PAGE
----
Study: Your brain sees things you don’t
University of Arizona doctoral degree candidate Jay Sanguinetti has authored a new study, published online in the journal Psychological Science, that indicates that the brain processes and understands visusal input that we may never consciously perceive. The finding challenges currently accepted models about how the brain processes visual information.
A doctoral candidate in the UA’s Department of Psychology in the College of Science, Sanguinetti showed study participants a series of black silhouettes, some of which contained meaningful, real-world objects hidden in the white spaces on the outsides. Saguinetti worked with his adviser Mary Peterson, a professor of psychology and director of the UA’s Cognitive Science Program, and with John Allen, a UA Distinguished Professor of psychology, cognitive science and neuroscience, to monitor subjects’ brainwaves with an electroencephalogram, or EEG, while they viewed the objects.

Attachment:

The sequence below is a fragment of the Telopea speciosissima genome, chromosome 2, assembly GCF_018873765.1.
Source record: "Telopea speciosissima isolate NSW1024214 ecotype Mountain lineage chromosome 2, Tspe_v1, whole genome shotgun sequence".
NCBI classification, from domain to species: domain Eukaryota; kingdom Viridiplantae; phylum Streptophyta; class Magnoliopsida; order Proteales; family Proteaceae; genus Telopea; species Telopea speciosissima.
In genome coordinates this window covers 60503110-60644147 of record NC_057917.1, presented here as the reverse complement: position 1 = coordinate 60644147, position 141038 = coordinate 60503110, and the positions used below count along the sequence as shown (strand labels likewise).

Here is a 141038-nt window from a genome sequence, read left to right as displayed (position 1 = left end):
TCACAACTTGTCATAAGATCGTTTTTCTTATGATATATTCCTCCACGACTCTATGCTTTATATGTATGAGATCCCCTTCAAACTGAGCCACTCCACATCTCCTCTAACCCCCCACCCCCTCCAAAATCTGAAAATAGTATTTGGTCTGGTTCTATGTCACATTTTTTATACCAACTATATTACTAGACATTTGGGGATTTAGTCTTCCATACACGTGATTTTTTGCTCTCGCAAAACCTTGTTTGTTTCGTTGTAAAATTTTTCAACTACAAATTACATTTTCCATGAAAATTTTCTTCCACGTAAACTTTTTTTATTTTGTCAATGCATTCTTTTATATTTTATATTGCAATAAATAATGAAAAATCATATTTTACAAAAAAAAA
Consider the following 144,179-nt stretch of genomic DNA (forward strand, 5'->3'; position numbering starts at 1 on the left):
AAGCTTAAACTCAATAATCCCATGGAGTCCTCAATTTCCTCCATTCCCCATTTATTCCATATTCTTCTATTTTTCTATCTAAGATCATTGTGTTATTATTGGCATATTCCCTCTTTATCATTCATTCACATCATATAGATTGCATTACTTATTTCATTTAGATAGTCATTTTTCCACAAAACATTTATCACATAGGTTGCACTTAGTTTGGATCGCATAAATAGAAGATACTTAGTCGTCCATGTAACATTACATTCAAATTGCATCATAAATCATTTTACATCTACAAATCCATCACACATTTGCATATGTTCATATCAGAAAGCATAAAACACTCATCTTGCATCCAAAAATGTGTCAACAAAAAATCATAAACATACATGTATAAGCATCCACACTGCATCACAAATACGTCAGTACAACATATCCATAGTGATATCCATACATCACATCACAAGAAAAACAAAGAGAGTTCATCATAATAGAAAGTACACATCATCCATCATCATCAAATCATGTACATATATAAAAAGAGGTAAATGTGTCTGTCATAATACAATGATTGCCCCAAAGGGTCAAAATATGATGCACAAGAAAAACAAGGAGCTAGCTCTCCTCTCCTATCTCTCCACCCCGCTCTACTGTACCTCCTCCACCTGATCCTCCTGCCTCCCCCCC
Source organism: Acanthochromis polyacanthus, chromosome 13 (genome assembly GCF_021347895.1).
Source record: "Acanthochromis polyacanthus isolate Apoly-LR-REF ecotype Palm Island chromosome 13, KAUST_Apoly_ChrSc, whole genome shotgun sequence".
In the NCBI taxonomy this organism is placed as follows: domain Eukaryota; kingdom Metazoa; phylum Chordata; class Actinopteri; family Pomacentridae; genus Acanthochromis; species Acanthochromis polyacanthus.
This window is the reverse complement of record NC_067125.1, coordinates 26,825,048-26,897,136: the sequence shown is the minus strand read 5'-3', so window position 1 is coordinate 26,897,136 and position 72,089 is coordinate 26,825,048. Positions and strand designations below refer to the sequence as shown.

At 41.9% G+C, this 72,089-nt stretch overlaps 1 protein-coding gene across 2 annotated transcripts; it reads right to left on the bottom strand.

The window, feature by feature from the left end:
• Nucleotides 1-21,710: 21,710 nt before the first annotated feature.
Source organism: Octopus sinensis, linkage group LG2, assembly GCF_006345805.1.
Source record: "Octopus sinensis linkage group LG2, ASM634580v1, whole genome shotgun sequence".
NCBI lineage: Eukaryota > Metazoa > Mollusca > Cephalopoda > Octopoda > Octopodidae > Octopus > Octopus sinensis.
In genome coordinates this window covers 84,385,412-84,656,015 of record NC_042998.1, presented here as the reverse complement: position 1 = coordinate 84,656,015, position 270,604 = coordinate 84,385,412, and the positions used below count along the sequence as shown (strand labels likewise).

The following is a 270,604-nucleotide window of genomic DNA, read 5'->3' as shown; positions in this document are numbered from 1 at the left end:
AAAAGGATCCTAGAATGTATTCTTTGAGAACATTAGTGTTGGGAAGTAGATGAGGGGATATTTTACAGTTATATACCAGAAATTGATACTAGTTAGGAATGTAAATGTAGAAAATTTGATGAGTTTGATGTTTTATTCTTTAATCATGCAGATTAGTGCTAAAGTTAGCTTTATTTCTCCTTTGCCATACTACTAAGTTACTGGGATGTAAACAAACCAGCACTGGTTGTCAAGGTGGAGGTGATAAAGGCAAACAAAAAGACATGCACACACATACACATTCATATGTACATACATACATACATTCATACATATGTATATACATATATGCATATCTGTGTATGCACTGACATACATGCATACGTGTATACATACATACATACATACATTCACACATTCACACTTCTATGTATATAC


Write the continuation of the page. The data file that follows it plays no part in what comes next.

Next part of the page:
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Study: Your brain sees things you don’t

University of Arizona doctoral degree candidate Jay Sanguinetti has authored a new study, published online in the journalĀ Psychological Science, that indicates that the brain processes and understands visusal input that we may never consciously perceive. The finding challenges currently accepted models about how the brain processes visual information.

A doctoral candidate in the UA’s Department of Psychology in the College of Science, Sanguinetti showed study participants a series of black silhouettes, some of which contained meaningful, real-world objects hidden in the white spaces on the outsides. Saguinetti worked with his adviser Mary Peterson, a professor of psychology and director of the UA’s Cognitive Science Program, and with John Allen, a UA Distinguished Professor of psychology, cognitive science and neuroscience, to monitor subjects’ brainwaves with an electroencephalogram, or EEG, while they viewed the objects.

Continue Reading